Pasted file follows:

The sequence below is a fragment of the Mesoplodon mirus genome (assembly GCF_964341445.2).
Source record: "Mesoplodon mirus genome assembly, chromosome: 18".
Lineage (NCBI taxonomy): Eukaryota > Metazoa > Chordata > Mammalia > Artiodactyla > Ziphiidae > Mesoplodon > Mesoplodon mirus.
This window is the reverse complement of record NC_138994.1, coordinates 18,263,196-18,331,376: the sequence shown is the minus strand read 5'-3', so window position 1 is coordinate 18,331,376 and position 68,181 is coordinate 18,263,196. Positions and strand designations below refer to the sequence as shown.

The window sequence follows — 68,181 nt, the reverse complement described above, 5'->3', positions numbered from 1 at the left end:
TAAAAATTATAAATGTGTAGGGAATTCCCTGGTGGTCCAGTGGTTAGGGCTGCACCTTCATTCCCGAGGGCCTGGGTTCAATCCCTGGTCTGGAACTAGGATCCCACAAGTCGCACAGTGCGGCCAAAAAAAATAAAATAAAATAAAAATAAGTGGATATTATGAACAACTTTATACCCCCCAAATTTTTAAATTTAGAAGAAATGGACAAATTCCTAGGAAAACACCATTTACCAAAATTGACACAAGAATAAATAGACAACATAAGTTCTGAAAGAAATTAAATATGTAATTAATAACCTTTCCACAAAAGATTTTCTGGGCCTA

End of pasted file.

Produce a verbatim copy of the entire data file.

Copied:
The sequence below is a fragment of the Mesoplodon mirus genome (assembly GCF_964341445.2).
Source record: "Mesoplodon mirus genome assembly, chromosome: 18".
Lineage (NCBI taxonomy): Eukaryota > Metazoa > Chordata > Mammalia > Artiodactyla > Ziphiidae > Mesoplodon > Mesoplodon mirus.
This window is the reverse complement of record NC_138994.1, coordinates 18,263,196-18,331,376: the sequence shown is the minus strand read 5'-3', so window position 1 is coordinate 18,331,376 and position 68,181 is coordinate 18,263,196. Positions and strand designations below refer to the sequence as shown.

The window sequence follows — 68,181 nt, the reverse complement described above, 5'->3', positions numbered from 1 at the left end:
TAAAAATTATAAATGTGTAGGGAATTCCCTGGTGGTCCAGTGGTTAGGGCTGCACCTTCATTCCCGAGGGCCTGGGTTCAATCCCTGGTCTGGAACTAGGATCCCACAAGTCGCACAGTGCGGCCAAAAAAAATAAAATAAAATAAAAATAAGTGGATATTATGAACAACTTTATACCCCCCAAATTTTTAAATTTAGAAGAAATGGACAAATTCCTAGGAAAACACCATTTACCAAAATTGACACAAGAATAAATAGACAACATAAGTTCTGAAAGAAATTAAATATGTAATTAATAACCTTTCCACAAAAGATTTTCTGGGCCTA